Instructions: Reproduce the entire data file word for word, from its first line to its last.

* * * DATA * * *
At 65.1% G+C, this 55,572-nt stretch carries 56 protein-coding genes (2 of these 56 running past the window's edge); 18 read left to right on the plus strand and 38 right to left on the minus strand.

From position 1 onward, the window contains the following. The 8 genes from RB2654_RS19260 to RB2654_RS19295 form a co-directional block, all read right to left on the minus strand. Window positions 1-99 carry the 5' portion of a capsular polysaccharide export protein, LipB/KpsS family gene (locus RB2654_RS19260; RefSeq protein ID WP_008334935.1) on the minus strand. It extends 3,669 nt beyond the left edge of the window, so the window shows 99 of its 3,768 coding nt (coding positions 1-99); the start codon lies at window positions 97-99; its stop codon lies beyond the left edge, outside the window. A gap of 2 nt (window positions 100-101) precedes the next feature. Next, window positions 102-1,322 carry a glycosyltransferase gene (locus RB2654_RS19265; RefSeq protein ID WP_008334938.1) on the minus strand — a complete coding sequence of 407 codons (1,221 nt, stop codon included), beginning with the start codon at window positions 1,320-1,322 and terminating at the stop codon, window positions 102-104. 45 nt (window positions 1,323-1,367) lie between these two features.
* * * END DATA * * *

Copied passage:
At 65.1% G+C, this 55,572-nt stretch carries 56 protein-coding genes (2 of these 56 running past the window's edge); 18 read left to right on the plus strand and 38 right to left on the minus strand.

From position 1 onward, the window contains the following. The 8 genes from RB2654_RS19260 to RB2654_RS19295 form a co-directional block, all read right to left on the minus strand. Window positions 1-99 carry the 5' portion of a capsular polysaccharide export protein, LipB/KpsS family gene (locus RB2654_RS19260; RefSeq protein ID WP_008334935.1) on the minus strand. It extends 3,669 nt beyond the left edge of the window, so the window shows 99 of its 3,768 coding nt (coding positions 1-99); the start codon lies at window positions 97-99; its stop codon lies beyond the left edge, outside the window. A gap of 2 nt (window positions 100-101) precedes the next feature. Next, window positions 102-1,322 carry a glycosyltransferase gene (locus RB2654_RS19265; RefSeq protein ID WP_008334938.1) on the minus strand — a complete coding sequence of 407 codons (1,221 nt, stop codon included), beginning with the start codon at window positions 1,320-1,322 and terminating at the stop codon, window positions 102-104. 45 nt (window positions 1,323-1,367) lie between these two features.